http://ajax.googleapis.com/ajax/libs/jquery/1.3.2/jquery.min.js

Yahoo also provides free hosting of the Yahoo! User Interface from their servers.

One theory why using Google hosting for jQuery and similar hosted JavaScript frameworks is that if many of the sites you visit use them, your browser will already have a fresh cached version ready for you. My question is, why don’t browsers come pre-installed with the commonly used versions of JavaScript libraries? Odiously, if this feature would be enabled from the top tier browsers there would also need to implement a discovery mechanism to download into a browser repository new versions of those JavaScript libraries. A code discovery, management, and repository system that I have seen work well is that provided by Maven. In Maven, you can indicate a number of online and local code repositories from which to download required dependencies.


May 11 2009

The Anatomy of a JavaScript Bookmarklet

I think of bookmarklets as a way to greasemonkey patch a webpage with custom JavaScript not approved by the author of the website you are visiting. Bookmarklets are a bit of JavaScript that you save as a bookmark and when visiting a page, if you click on that bookmark, the JavaScript will run on the context of the current page that is being viewed. This allows you to modify the current page in ways that the original author did not think off or allow. In essence, bookmarklets are a way to extend, modify, and enhance sites you are visiting.

Common examples of bookmarklets are the Amazon Universal Wishlist, Tumblr share bookmarklet, and DZone submission bookmarklet. In the case of the Amazon bookmarklet, when you click the bookmarked JavaScript a new frame dialog pops up that allows you to select an image from the current page, add a price, and title and then add that product description to your Amazon wishlist. The Tumblr and Dzone bookmarklets help in submitting the current page to their respective services as a social bookmark.

Bookmarks are not new, they have been around since JavaScript was first introduced, but it is a technique that opens a lot of opportunities for a power users. Bookmarklets allows your users to submit information to your service about and from whichever website they are visiting.

Here is the hello world example of a bookmarklet.

javascript:alert('hello, world!');

Type the above code snippet in the location bar of your browser and click enter! You should have seen the alert dialog pop up with the correct greeting. That is your first bookmarklet.

To allow users to save the JavaScript bookmark as a bookmarklet into their favorites or bookmark toolbar you will need to create a link. Here is an example of a link with a bookmarklet.

<a href="javascript:alert('hello, world!');">Say Hello</a>

Now that we have the mechanics of a bookmarklet down, lets go over some practical scenarios. In the examples listed above, the bookmarklet simply loads an additional JavaScript source file that acts as the main application which in turn may load additional resources such as images and CSS files. Once all the resources have been loaded, from the main JavaScript source file, you can invoke the necessary methods.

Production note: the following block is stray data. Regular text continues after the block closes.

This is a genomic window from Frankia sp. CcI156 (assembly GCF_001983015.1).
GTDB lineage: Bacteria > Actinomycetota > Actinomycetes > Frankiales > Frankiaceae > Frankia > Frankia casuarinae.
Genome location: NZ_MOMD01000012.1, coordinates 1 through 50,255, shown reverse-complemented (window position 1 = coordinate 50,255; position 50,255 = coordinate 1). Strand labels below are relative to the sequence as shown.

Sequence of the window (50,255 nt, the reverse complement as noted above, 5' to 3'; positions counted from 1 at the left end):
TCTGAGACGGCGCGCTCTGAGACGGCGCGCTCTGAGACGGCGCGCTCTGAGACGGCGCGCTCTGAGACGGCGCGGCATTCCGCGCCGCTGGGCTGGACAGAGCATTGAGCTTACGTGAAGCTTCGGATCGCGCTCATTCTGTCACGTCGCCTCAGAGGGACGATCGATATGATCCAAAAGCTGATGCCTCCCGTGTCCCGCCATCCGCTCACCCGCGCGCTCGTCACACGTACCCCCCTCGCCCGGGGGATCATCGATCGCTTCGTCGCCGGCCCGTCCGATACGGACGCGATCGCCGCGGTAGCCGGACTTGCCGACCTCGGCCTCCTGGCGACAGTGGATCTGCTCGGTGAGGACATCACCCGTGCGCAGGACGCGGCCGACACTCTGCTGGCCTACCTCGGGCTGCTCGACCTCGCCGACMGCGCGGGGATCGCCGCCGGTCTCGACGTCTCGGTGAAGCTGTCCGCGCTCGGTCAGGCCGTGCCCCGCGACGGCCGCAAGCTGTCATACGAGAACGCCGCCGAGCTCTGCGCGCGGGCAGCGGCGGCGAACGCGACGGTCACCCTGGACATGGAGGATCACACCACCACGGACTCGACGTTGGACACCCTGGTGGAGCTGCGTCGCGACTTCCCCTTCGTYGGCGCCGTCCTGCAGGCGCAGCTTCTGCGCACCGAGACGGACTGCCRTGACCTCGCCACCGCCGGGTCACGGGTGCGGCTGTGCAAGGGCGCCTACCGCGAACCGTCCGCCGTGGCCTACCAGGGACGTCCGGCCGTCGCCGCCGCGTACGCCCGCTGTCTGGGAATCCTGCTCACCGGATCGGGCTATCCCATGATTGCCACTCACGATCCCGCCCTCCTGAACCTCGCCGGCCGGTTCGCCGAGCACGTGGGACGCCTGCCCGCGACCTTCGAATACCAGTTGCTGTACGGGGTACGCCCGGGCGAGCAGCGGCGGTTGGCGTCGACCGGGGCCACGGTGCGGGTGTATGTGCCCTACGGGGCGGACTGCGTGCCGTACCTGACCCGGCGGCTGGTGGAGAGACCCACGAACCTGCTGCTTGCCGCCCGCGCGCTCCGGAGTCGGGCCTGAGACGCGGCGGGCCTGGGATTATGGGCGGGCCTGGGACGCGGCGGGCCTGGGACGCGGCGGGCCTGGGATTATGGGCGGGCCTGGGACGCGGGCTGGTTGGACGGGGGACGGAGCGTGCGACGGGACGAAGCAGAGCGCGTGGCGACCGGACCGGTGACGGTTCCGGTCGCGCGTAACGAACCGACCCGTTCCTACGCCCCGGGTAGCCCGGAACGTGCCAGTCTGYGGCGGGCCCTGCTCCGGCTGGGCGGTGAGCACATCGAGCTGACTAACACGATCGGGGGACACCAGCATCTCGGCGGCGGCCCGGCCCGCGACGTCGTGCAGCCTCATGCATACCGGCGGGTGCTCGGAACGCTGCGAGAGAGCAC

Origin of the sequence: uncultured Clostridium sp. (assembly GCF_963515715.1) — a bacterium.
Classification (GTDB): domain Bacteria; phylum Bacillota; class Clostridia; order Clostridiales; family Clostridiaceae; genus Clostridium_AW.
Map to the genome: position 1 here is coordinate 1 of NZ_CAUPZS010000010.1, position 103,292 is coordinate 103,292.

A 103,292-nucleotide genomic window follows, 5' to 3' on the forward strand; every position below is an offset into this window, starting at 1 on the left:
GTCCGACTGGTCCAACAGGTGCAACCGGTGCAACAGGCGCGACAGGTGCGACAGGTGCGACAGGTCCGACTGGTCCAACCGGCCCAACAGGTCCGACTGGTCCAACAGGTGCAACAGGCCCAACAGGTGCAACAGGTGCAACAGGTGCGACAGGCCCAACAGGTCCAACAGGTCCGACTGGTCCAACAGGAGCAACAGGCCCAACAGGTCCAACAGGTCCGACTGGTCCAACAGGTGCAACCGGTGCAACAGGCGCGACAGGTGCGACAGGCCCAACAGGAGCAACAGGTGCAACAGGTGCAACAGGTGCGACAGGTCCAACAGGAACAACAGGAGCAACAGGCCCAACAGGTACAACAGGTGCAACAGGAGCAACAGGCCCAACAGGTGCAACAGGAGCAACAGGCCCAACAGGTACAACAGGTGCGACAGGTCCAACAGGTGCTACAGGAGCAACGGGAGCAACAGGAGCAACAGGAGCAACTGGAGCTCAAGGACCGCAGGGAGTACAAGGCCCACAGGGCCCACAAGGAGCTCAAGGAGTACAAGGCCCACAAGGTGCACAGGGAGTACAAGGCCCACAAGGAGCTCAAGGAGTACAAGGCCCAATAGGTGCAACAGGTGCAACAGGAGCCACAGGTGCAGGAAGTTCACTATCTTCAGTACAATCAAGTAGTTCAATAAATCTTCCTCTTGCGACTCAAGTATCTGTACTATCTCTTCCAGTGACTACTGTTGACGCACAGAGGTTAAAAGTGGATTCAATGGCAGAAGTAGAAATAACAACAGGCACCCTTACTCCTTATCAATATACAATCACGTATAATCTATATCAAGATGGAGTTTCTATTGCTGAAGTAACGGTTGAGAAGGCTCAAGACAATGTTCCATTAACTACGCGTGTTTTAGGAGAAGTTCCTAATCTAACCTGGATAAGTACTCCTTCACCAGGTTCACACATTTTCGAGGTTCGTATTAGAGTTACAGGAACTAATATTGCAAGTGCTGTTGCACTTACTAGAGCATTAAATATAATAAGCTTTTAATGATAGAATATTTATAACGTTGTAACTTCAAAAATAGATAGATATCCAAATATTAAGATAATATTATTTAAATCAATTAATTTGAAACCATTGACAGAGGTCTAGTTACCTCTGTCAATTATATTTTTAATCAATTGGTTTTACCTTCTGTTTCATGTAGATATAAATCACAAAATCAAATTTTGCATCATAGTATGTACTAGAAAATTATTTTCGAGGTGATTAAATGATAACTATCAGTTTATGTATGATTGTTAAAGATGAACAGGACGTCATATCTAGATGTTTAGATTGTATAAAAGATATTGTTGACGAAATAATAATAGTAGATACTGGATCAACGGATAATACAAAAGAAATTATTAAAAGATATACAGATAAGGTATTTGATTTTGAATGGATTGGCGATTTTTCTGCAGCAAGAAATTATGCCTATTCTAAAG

Here is an example of the JavaScript bookmarklet which will load the secondary JavaScript main application source file. This bookmarklet simply acts as a loader. Notice that for the actual bookmarlet, the JavaScript needs to be escaped and obfuscated into a single line.

(
  function(){
    var w=window,
        u='<url TO MAIN SCRIPT>',
        l=w.location,
        d=w.document,
        s=d.createElement('script'),
        e=encodeURIComponent,
        x='undefined';

    function g(){
      if(d.readyState && d.readyState!='complete'){
        setTimeout(g,200);
      }else{
        if(typeof MainApp==x) {
          s.setAttribute('src',u+'.js');
          d.body.appendChild(s);
        }
        
        function f(){
          if(typeof MainApp==x){
            setTimeout(f,200)
          }else {
            MainApp.show();
          }
        }

        f();
      }
    }
    g();
  }()
)

Again, you need to obfuscate the above JavaScript into a bookmarklet by removing all non-essential white spaces and line breaks. The bookmarklet should all fit in a single line in the href of a HTML link. That said, lets explain the above bookmarklet a bit. The first thing that will happen is that the a new HTML script tag will be created for the main JavaScript source file. The script will set timeouts until the additional script file has been downloaded, interpreted, and the MainApp object is defined. Once the MapApp object has been defined you can invoke the custom code that will run in the browser in the context of the current web page. The MainApp object is defined in the JavaScript file which was loaded by the bookmarklet.

For completeness sake, here is a simplified trivial example of the main JavaScript source file.

var MainApp = function(){
  var greetings = function(message) {
    alert(message);
  }
  
  return {
    show: function() {
      greetings('Hello, World');
    }
  }
}();

Remember that the main JavaScript source file can load additional resources, ask for user input, and post data back to your server. It runs in the context of the current page you are visiting and has access to all elements in the DOM. In my opinion, bookmarlets are the easiest way to enhance a page without using a browser plugin or extension.


May 11 2009

Dynamically Create HTML Elements with JavaScript

Twenty-five percent of AJAX is the J part, the JavaScript. When working with dynamic data coming from the back end you must create the necessary DIV containers and HTML elements and append the new new elements into the document body. In FireFox you can create a new element using the createElement method on the document object. It is good to note that creating an element this way just creates a object, and does not actual insert the element into page until you append it a parent element node.

var link = document.createElement('a');
link.setAttribute('href', 'http://juixe.com');
link.innerHTML = "Hello, Juixe!";
document.body.appendChild(link);

This is all simplified with jQuery, especially since jQuery normalized the browser quarks and differences. Here is the equivalent code but using jQuery, note that you need to load the appropriate jQuery JavaScript version for this work in your browser.

var link = $('a');
link.attr('href', 'http://juixe.com');
link.html('Hello, TechKnow!');
$('body').append(link);

All that can be streamlined and broken down to two lines.

var link = $("<a href='http://juixe.com'>Hello, jQuery!</a>");
$('body').append(link);

Using jQuery you can actually create more complex HTML elements than a simple link.

var link = $("<a href='http://juixe.com'>Hello, <b>World</b>!</a>");
$('body').append(link);